But most of the arguments against BTC are, in my opinion, weak sauce. It being overly concentrated in a small % of people is definitely one of those weak arguments.

My feeling is that BTC will achieve the status of digital gold in the short term (over the next 5 years or so). But that is only going to get BTC to 500k USD or so, plus/minus. It's a meme coin, after all, like Dogecoin. But a more serious one. But it lacks utility. Just like gold lacks utility. It's also a major strategic mistake to stay with Proof of Work (mining) over Proof of Stake. I think the environmental issues, although currently overblown, should not be discounted, especially as Bitcoin grows.

And Bitcoin's culture is toxic. Most hardcore Bitcoin supporters believe everything but Bitcoin is going to fail, that crypto is really just Bitcoin, everything else is a scam. There is no sense of inclusivity in Bitcoin. This tribalism exists in all projects to some degree, but with Bitcoin it's off the charts. That is not the environment to encourage cross chain cooperation. And for the next decade, there will definitely be multiple L1 chains.

Ethereum is going to be a major problem long term for Bitcoin. Because Ethereum has tremendous utility, and a hard currency (ETH) to finance transactions on that network. Ethereum is much more inclusive, already positioning itself as the primary transaction layer, with competing chains feeding into Ethereum (just look how all the others quickly try to develop a bridge to Ethereum, because they know what is where everything is happening). And by year end Ethereum should be Proof of Stake, so zero environmental issues.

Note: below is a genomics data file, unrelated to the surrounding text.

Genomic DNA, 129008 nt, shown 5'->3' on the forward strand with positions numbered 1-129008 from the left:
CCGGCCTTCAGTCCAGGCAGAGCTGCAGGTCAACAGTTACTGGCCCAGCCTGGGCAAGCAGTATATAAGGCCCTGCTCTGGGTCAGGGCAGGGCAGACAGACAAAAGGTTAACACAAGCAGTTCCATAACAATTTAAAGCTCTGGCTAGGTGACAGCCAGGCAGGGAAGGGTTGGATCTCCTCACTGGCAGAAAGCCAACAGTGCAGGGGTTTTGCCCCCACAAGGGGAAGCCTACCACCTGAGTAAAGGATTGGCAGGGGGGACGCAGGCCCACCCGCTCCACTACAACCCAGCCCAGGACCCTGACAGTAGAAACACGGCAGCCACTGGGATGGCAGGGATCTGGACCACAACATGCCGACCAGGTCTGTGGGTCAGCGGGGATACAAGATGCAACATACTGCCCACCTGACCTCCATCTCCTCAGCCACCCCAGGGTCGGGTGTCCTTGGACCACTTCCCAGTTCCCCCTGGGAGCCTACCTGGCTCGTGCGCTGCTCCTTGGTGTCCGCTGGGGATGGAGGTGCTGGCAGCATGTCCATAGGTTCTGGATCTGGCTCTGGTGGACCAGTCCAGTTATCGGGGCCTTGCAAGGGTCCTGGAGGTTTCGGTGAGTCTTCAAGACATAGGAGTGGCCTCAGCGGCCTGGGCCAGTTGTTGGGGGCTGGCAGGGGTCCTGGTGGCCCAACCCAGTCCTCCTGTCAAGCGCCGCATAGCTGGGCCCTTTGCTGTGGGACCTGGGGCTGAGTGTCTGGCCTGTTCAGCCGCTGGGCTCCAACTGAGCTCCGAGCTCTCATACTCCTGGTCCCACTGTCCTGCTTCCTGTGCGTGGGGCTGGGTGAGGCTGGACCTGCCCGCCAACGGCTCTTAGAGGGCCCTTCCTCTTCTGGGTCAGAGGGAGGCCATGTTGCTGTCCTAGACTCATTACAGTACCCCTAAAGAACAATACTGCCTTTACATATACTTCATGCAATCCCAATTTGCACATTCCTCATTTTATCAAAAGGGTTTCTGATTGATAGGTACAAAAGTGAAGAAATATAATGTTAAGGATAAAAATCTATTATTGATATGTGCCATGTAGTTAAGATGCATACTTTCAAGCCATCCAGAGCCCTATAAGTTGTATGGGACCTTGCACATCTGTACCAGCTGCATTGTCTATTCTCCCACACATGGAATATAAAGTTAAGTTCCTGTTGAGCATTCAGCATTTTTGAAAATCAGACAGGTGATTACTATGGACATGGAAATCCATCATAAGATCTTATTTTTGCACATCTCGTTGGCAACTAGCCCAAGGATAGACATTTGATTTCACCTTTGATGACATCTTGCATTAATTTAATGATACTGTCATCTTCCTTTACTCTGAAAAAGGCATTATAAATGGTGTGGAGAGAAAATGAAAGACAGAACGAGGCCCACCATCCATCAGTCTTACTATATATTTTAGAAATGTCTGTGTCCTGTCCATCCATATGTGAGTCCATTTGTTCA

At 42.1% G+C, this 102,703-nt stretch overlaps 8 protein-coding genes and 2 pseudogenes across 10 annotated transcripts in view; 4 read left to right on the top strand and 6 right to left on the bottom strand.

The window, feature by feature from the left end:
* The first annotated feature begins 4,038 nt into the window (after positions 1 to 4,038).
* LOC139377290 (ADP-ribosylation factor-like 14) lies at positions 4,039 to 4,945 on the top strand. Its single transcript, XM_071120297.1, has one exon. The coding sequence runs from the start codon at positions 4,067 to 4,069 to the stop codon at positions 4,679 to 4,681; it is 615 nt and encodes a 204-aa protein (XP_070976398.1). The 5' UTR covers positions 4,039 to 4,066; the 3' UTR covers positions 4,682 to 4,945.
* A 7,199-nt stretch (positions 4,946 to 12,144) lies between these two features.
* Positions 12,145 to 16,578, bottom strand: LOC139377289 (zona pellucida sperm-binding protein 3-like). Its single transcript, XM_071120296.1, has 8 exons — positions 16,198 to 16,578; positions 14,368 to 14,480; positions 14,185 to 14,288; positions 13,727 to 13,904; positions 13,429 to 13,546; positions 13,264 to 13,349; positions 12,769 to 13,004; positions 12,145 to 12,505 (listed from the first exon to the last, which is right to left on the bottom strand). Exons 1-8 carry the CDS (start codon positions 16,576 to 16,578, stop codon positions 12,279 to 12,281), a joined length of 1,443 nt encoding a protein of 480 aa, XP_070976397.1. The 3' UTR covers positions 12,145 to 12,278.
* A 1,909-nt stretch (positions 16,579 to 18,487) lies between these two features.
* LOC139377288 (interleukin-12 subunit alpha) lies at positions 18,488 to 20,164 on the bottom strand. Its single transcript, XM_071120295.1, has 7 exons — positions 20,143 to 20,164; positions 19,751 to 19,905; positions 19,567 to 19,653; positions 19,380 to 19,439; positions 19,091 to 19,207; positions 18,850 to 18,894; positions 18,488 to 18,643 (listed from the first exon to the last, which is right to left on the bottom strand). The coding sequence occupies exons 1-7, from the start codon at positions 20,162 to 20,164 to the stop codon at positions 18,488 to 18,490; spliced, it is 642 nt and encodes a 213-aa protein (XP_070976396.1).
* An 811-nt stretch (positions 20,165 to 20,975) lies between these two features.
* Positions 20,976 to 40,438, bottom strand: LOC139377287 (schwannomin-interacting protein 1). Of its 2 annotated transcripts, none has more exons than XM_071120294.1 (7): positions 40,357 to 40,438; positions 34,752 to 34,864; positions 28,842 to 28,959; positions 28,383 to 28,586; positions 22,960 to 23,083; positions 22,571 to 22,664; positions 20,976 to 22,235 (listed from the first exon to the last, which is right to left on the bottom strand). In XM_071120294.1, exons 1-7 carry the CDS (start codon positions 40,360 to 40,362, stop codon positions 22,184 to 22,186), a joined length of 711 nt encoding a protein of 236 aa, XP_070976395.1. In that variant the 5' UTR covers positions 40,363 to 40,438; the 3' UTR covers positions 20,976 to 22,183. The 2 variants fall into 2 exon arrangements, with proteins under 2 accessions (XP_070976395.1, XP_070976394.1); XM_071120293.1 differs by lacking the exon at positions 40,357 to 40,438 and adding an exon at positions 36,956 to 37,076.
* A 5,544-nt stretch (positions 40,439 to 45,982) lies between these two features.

But BTC has a ways to run before most people understand this. Which is why I'm still very bullish on Bitcoin. However, if I could only own one token for the next 10 years, it would be ETH. In fact, I almost certainly will be owning ETH for the next 10 years... :-)
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Re: Help me get a basic education in cryptocurrency

Post by txhill »

Prahasaurus wrote: Wed Apr 21, 2021 1:28 pm The funny thing is that I'm probably considered one of the biggest Bitcoin supporters at this site, but I have real issues with BTC. So much so that I will reduce my position over 2021. Still keeping perhaps 3% of my net worth in BTC, but no more.

But most of the arguments against BTC are, in my opinion, weak sauce. It being overly concentrated in a small % of people is definitely one of those weak arguments.

My feeling is that BTC will achieve the status of digital gold in the short term (over the next 5 years or so). But that is only going to get BTC to 500k USD or so, plus/minus. It's a meme coin, after all, like Dogecoin. But a more serious one. But it lacks utility. Just like gold lacks utility. It's also a major strategic mistake to stay with Proof of Work (mining) over Proof of Stake. I think the environmental issues, although currently overblown, should not be discounted, especially as Bitcoin grows.